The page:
With Recession Looming, Major Bank That Contributed to 2008 Crisis Announces Mass Layoffs

Goldman Sachs is looking at cuts that could trim its workforce by 8 percent, according to multiple reports.

A report by Fox Business said the full scope of the layoffs is uncertain, but with 49,100 employees as of Sept. 30, an 8 percent cut would mean somewhere around 4,000 employees could lose their jobs.

The firm cut 500 workers in September.

Further, the annual round of hefty bonuses could be reduced or eliminated for what the Wall Street Journal called underperforming employees.

A report in the New York Post, citing the Financial Times, said the bonus pool was going to be diminished by 40 percent.

As one of Wall Street’s major financial institutions, Goldman Sachs is a pivotal player in the regional and national economy. In 2016, Goldman Sachs agreed to pay $5.06 billion to make up for its role in the 2008 financial debacle that triggered a massive recession, according to the Guardian.

“This resolution holds Goldman Sachs accountable for its serious misconduct in falsely assuring investors that securities it sold were backed by sound mortgages, when it knew that they were full of mortgages that were likely to fail,” Stuart Delerty, who at the time was an acting associate attorney general with the Department of Justice, in a statement.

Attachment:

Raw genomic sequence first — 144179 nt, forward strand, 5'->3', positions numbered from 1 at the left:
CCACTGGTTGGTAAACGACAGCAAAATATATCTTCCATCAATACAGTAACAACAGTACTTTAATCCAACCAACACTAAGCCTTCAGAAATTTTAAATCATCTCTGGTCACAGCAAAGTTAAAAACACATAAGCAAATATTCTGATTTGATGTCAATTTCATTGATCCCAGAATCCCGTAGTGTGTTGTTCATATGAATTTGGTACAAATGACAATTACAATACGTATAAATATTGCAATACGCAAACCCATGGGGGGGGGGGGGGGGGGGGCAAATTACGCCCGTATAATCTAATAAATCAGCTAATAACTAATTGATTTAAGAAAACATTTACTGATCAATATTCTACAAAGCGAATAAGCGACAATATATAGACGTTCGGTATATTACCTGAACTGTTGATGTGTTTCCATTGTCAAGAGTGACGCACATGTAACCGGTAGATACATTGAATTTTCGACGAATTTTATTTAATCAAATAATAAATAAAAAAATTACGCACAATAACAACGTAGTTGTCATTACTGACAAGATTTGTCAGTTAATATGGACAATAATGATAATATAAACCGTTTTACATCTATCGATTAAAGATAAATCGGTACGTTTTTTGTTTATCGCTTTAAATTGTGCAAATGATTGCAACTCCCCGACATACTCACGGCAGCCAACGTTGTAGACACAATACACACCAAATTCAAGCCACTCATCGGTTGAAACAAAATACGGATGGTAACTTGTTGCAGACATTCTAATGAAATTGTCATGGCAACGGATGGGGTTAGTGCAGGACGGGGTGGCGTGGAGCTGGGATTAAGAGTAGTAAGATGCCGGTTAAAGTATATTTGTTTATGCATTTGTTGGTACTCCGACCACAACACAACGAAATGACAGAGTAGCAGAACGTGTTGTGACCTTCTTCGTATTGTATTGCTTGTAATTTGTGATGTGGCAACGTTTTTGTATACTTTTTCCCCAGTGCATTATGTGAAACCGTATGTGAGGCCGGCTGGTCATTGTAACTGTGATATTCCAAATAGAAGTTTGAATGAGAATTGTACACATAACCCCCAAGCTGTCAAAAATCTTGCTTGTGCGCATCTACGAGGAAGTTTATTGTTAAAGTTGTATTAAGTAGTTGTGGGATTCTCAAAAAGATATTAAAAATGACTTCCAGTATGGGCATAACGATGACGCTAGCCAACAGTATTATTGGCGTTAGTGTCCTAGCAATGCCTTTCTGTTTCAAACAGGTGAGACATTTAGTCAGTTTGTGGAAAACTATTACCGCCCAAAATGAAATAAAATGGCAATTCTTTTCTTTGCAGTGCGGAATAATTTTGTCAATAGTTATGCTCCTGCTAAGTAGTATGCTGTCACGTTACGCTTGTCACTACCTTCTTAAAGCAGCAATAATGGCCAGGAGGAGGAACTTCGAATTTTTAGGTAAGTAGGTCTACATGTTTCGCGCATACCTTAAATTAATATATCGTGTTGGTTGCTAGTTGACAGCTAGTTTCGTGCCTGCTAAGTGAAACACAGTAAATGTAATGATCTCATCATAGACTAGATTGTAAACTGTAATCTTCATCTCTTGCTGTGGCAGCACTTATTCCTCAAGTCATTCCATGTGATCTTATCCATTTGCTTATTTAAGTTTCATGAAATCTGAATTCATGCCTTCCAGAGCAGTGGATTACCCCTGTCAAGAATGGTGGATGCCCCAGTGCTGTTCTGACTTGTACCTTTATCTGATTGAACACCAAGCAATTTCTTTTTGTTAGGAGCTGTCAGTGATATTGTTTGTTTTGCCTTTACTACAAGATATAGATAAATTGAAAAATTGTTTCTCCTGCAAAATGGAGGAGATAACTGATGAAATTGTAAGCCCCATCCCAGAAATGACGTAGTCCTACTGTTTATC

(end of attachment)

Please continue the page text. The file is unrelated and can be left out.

The current problem at Goldman Sachs was triggered by growth that led to the addition of 11,000 jobs from the end of 2019 to September of 2022, according to the Journal.

The current economic climate, though, has cooled, leading to the need for cuts, the Journal reported.

Morgan Stanley, for example, cut about 2 percent of its workers worldwide, a cut of about 1,600 jobs.

“We went from boom to bust immediately, so in hindsight [banks] probably overhired,” Alan Johnson, managing director at Johnson Associates, a compensation consulting firm specializing in the financial services industry, said.

The coming year “isn’t looking great either,” Johnson said.


Wall Street recruiter Mike Karp said more cuts are likely.

“Many firms will have to go back to the drawing board and right-size their organizations, it’s not just Goldman. Firms over-hired, and now they will have to over-fire, too,” Karp, CEO of the Options Group, said, according to CNBC.

Goldman Sachs CEO David Solomon noted the need to retrench in a recent speech.

“We continue to see headwinds on our expense lines, particularly in the near term. We’ve set in motion certain expense mitigation plans, but it will take some time to realize the benefits. Ultimately, we will remain nimble and we will size the firm to reflect the opportunity set,” he said.

This article appeared originally on The Western Journal.